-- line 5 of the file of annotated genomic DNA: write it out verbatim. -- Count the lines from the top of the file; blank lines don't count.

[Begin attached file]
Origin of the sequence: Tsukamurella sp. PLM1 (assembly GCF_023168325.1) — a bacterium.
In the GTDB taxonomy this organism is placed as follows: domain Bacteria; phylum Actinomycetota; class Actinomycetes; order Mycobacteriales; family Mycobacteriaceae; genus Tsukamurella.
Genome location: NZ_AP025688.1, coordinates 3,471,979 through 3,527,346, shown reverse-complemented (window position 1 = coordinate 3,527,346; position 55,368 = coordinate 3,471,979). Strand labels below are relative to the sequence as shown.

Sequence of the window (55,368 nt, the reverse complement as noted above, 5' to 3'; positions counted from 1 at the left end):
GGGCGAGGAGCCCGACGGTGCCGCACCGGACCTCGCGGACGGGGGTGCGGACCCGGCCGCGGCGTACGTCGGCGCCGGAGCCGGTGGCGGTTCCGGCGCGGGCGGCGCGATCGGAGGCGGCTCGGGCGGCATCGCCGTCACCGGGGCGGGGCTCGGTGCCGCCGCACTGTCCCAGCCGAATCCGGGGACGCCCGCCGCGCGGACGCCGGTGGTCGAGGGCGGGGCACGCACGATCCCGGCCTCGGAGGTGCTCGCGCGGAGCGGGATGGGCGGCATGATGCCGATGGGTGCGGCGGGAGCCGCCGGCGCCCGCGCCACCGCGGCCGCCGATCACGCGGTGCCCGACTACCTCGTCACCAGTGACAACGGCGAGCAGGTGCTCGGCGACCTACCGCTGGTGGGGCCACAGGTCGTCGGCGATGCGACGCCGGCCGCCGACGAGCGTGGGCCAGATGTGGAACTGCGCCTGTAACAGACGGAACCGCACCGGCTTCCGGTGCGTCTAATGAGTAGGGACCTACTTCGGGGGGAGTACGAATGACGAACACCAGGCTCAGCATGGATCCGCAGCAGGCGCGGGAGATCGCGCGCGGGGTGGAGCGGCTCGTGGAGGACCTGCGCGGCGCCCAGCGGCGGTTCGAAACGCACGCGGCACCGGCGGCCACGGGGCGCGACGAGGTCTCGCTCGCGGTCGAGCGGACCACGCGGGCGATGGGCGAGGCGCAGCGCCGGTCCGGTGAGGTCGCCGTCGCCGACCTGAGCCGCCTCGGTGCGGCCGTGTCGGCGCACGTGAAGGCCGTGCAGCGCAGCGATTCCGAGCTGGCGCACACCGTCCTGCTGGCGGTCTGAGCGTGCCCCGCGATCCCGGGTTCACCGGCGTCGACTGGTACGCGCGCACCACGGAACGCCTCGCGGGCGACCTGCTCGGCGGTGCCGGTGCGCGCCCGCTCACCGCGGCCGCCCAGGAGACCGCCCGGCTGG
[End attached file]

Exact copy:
GGGCGAGGAGCCCGACGGTGCCGCACCGGACCTCGCGGACGGGGGTGCGGACCCGGCCGCGGCGTACGTCGGCGCCGGAGCCGGTGGCGGTTCCGGCGCGGGCGGCGCGATCGGAGGCGGCTCGGGCGGCATCGCCGTCACCGGGGCGGGGCTCGGTGCCGCCGCACTGTCCCAGCCGAATCCGGGGACGCCCGCCGCGCGGACGCCGGTGGTCGAGGGCGGGGCACGCACGATCCCGGCCTCGGAGGTGCTCGCGCGGAGCGGGATGGGCGGCATGATGCCGATGGGTGCGGCGGGAGCCGCCGGCGCCCGCGCCACCGCGGCCGCCGATCACGCGGTGCCCGACTACCTCGTCACCAGTGACAACGGCGAGCAGGTGCTCGGCGACCTACCGCTGGTGGGGCCACAGGTCGTCGGCGATGCGACGCCGGCCGCCGACGAGCGTGGGCCAGATGTGGAACTGCGCCTGTAACAGACGGAACCGCACCGGCTTCCGGTGCGTCTAATGAGTAGGGACCTACTTCGGGGGGAGTACGAATGACGAACACCAGGCTCAGCATGGATCCGCAGCAGGCGCGGGAGATCGCGCGCGGGGTGGAGCGGCTCGTGGAGGACCTGCGCGGCGCCCAGCGGCGGTTCGAAACGCACGCGGCACCGGCGGCCACGGGGCGCGACGAGGTCTCGCTCGCGGTCGAGCGGACCACGCGGGCGATGGGCGAGGCGCAGCGCCGGTCCGGTGAGGTCGCCGTCGCCGACCTGAGCCGCCTCGGTGCGGCCGTGTCGGCGCACGTGAAGGCCGTGCAGCGCAGCGATTCCGAGCTGGCGCACACCGTCCTGCTGGCGGTCTGAGCGTGCCCCGCGATCCCGGGTTCACCGGCGTCGACTGGTACGCGCGCACCACGGAACGCCTCGCGGGCGACCTGCTCGGCGGTGCCGGTGCGCGCCCGCTCACCGCGGCCGCCCAGGAGACCGCCCGGCTGG